Multinational manufacturers and marketers have a wide distribution network and export to the U S A but their products by necessity are geared to satisfy the lowest taste common denominator and priced accordingly. They lack taste.
British love ham and several counties evolved their owns styles like, York-, Cumberland-, Bradenham-, Wiltshire- and Suffolk. Parma and San Danielle are two famous hams from Italy. Parma ham is now available in fine grocery stores and popular with connoisseurs.
Jamon Serrano and - Iberico hail from Spain, and taste very fine particularly with ripe figs, avocado, or asparagus or on its own.
Germany’s Westphalian and Blackforest smoked hams are not only famous in Germany, but throughout northern Europe. Many German manufacturers in Toronto produce German-style hams available in German delicatessens.
Grison or Graubunden air-dried ham from the eponymous canton in Switzerland is famous, as is the beef. The latter enjoys a wider and better reputation.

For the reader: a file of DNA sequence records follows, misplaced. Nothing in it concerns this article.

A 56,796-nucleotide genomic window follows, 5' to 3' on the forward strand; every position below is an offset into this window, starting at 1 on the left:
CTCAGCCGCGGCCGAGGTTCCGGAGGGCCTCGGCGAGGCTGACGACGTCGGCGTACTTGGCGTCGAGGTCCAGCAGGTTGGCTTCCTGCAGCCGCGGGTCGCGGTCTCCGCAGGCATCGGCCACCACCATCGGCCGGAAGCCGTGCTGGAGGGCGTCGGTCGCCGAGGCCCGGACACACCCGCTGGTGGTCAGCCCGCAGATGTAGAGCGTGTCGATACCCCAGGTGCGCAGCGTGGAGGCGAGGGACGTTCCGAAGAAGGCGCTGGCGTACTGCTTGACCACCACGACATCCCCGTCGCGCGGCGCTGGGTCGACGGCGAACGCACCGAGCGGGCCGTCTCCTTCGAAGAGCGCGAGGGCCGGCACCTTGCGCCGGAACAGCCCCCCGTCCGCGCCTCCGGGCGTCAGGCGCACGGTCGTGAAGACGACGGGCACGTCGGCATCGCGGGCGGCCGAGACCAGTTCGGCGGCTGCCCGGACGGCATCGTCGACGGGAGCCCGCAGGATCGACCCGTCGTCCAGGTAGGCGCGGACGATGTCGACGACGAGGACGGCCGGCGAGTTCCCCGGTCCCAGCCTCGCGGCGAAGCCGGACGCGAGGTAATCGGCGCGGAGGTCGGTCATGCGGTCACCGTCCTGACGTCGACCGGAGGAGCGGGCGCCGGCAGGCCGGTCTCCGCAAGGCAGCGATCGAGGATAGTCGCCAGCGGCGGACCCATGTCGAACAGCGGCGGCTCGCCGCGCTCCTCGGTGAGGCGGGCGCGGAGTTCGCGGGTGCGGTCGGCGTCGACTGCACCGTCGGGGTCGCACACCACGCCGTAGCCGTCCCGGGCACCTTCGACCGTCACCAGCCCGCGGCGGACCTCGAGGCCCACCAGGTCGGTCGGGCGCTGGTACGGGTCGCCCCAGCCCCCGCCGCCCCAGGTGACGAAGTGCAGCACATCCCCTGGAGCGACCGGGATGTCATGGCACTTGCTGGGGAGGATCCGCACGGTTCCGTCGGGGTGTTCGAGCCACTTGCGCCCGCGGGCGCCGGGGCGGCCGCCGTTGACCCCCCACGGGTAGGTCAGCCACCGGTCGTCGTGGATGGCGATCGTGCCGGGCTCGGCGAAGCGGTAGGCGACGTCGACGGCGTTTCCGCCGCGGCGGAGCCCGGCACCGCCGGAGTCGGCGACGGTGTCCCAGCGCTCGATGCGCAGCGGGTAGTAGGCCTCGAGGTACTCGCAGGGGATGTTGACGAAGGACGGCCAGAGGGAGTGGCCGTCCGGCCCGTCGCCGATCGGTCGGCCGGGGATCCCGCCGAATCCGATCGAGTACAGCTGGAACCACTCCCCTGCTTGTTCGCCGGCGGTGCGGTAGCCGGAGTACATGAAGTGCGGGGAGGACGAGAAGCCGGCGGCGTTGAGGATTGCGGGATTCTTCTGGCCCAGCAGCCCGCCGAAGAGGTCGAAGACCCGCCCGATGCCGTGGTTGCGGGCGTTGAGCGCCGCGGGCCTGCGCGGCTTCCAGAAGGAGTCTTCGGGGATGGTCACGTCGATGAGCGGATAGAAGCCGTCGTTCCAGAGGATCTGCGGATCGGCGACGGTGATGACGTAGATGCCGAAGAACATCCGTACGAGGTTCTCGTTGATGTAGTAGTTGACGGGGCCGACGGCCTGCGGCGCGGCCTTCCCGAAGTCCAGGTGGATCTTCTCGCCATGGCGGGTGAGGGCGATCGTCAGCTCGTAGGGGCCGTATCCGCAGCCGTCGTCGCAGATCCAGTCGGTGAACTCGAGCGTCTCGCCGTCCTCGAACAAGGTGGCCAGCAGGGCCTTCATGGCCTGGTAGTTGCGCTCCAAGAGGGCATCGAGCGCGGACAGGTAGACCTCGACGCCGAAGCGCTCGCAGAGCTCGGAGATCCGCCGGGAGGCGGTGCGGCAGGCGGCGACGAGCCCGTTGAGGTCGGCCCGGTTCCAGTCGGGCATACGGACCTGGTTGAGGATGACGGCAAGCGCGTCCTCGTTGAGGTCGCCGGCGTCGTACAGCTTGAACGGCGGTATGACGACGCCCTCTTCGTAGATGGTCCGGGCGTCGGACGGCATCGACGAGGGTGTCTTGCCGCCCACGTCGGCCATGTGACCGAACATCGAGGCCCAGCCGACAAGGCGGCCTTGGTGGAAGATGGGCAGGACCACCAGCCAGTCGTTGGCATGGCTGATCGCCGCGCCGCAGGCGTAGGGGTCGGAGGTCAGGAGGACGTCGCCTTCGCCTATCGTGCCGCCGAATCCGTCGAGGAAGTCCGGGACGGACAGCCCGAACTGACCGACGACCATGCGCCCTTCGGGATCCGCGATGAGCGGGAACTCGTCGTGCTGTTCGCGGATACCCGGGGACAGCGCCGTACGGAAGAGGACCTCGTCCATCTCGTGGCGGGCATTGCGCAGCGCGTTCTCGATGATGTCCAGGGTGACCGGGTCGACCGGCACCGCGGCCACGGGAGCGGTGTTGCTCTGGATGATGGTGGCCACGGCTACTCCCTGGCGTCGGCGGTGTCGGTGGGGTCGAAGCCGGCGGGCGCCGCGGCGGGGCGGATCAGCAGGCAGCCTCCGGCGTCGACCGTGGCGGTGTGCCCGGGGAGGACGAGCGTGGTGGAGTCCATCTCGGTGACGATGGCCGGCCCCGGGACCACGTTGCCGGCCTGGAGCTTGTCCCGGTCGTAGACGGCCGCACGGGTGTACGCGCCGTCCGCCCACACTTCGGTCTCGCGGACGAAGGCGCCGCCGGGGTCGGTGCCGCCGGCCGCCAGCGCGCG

The French are famous for their jambon de Bayonne on the Atlantic coast, but little, if any, is exported to North America due to high demand in the country and Europe
American Smithfield ham from Virginia is succulent and derived from pigs that have foraged on harvested peanut fields. Their diet may be enriched with acorns for an additional taste dimension. After curing, Smithfield hams may be aged for one or two years. Skillfully and carefully produced ham taste delicious, offer many combination possibilities, and enhance the flavour of a range of salads.
Always buy a quantity to last a few days only, and serve hams at room temperature for best results.
Article contributed by Hrayr Berberoglu, a Professor Emeritus of Hospitality and Tourism Management specializing in Food and Beverage. Books by H. Berberoglu
|Home | About & Contact Us | Chef James Bio | Website Bibliography | www.foodreference.com/html/recipecontests.html | Food Links|
Please feel free to link to any pages of FoodReference.com from your website.